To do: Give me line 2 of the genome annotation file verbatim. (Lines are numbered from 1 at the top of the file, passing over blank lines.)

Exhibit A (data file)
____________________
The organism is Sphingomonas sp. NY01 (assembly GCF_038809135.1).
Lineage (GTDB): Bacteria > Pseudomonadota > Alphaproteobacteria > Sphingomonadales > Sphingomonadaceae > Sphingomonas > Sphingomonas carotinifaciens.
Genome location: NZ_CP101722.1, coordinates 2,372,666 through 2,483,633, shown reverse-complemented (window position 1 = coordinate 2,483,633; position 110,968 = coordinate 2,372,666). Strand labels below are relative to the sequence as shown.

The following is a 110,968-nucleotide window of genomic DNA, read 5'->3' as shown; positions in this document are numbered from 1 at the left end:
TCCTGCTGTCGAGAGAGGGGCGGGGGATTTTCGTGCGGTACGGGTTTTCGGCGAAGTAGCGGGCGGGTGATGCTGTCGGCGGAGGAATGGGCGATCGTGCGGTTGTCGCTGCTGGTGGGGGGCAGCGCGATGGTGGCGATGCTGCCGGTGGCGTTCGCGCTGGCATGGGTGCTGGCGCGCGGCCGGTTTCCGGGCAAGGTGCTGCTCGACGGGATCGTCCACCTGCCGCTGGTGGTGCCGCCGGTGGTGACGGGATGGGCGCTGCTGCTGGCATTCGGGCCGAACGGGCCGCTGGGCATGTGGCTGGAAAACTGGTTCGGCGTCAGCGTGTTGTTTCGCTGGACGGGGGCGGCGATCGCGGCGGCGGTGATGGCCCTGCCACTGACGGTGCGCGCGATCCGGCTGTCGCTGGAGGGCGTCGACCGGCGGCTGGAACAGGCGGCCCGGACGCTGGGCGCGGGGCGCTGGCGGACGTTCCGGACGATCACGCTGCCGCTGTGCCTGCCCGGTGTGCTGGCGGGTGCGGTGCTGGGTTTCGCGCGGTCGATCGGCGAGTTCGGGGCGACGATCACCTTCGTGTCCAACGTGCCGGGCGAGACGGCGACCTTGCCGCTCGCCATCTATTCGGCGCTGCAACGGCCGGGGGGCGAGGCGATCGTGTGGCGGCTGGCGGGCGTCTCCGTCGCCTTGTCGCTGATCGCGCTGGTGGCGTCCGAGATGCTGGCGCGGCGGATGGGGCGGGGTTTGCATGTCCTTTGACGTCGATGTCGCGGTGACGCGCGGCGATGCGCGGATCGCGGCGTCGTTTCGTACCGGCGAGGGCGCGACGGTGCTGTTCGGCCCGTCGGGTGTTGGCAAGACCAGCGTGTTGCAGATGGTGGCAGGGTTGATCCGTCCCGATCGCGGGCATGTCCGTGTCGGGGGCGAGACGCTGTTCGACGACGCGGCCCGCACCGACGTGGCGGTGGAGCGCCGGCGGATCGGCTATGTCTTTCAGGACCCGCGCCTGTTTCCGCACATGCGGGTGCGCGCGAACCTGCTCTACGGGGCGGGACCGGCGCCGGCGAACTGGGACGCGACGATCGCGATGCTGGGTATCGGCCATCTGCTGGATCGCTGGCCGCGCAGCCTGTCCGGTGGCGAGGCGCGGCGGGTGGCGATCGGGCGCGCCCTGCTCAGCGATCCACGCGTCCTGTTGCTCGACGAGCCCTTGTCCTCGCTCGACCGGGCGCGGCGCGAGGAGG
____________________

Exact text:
Lineage (GTDB): Bacteria > Pseudomonadota > Alphaproteobacteria > Sphingomonadales > Sphingomonadaceae > Sphingomonas > Sphingomonas carotinifaciens.